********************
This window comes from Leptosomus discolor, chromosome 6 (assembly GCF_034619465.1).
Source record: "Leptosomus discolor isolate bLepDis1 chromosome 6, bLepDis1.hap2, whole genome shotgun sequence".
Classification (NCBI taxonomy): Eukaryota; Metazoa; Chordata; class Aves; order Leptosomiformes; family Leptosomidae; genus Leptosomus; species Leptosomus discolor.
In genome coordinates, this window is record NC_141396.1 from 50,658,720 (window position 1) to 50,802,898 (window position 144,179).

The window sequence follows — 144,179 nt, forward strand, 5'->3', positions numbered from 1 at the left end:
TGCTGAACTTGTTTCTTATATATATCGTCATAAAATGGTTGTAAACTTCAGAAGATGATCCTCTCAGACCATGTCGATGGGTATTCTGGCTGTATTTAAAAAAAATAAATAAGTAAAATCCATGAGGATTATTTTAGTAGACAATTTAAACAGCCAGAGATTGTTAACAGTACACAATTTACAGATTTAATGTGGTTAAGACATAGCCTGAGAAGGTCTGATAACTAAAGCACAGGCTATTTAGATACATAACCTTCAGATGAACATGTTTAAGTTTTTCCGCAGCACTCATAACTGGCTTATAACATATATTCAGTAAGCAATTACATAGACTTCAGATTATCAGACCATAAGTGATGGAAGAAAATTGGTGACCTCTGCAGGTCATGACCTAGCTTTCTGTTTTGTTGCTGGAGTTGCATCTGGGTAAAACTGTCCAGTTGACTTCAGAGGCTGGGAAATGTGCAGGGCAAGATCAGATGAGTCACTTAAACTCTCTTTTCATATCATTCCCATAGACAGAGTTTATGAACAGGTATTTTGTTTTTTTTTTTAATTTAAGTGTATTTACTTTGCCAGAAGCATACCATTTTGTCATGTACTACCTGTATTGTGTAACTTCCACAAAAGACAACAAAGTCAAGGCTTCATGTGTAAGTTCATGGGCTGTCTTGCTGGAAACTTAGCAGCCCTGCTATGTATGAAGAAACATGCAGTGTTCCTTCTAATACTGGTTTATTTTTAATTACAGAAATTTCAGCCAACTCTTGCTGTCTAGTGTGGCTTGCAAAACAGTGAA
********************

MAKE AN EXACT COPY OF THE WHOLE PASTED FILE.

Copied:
This window comes from Leptosomus discolor, chromosome 6 (assembly GCF_034619465.1).
Source record: "Leptosomus discolor isolate bLepDis1 chromosome 6, bLepDis1.hap2, whole genome shotgun sequence".
Classification (NCBI taxonomy): Eukaryota; Metazoa; Chordata; class Aves; order Leptosomiformes; family Leptosomidae; genus Leptosomus; species Leptosomus discolor.
In genome coordinates, this window is record NC_141396.1 from 50,658,720 (window position 1) to 50,802,898 (window position 144,179).

The window sequence follows — 144,179 nt, forward strand, 5'->3', positions numbered from 1 at the left end:
TGCTGAACTTGTTTCTTATATATATCGTCATAAAATGGTTGTAAACTTCAGAAGATGATCCTCTCAGACCATGTCGATGGGTATTCTGGCTGTATTTAAAAAAAATAAATAAGTAAAATCCATGAGGATTATTTTAGTAGACAATTTAAACAGCCAGAGATTGTTAACAGTACACAATTTACAGATTTAATGTGGTTAAGACATAGCCTGAGAAGGTCTGATAACTAAAGCACAGGCTATTTAGATACATAACCTTCAGATGAACATGTTTAAGTTTTTCCGCAGCACTCATAACTGGCTTATAACATATATTCAGTAAGCAATTACATAGACTTCAGATTATCAGACCATAAGTGATGGAAGAAAATTGGTGACCTCTGCAGGTCATGACCTAGCTTTCTGTTTTGTTGCTGGAGTTGCATCTGGGTAAAACTGTCCAGTTGACTTCAGAGGCTGGGAAATGTGCAGGGCAAGATCAGATGAGTCACTTAAACTCTCTTTTCATATCATTCCCATAGACAGAGTTTATGAACAGGTATTTTGTTTTTTTTTTTAATTTAAGTGTATTTACTTTGCCAGAAGCATACCATTTTGTCATGTACTACCTGTATTGTGTAACTTCCACAAAAGACAACAAAGTCAAGGCTTCATGTGTAAGTTCATGGGCTGTCTTGCTGGAAACTTAGCAGCCCTGCTATGTATGAAGAAACATGCAGTGTTCCTTCTAATACTGGTTTATTTTTAATTACAGAAATTTCAGCCAACTCTTGCTGTCTAGTGTGGCTTGCAAAACAGTGAA